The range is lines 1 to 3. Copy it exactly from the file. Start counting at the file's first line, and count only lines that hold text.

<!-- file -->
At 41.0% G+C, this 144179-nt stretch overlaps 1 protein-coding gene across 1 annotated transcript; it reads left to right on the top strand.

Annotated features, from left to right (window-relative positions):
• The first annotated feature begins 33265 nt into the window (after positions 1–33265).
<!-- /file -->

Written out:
At 41.0% G+C, this 144179-nt stretch overlaps 1 protein-coding gene across 1 annotated transcript; it reads left to right on the top strand.

Annotated features, from left to right (window-relative positions):
• The first annotated feature begins 33265 nt into the window (after positions 1–33265).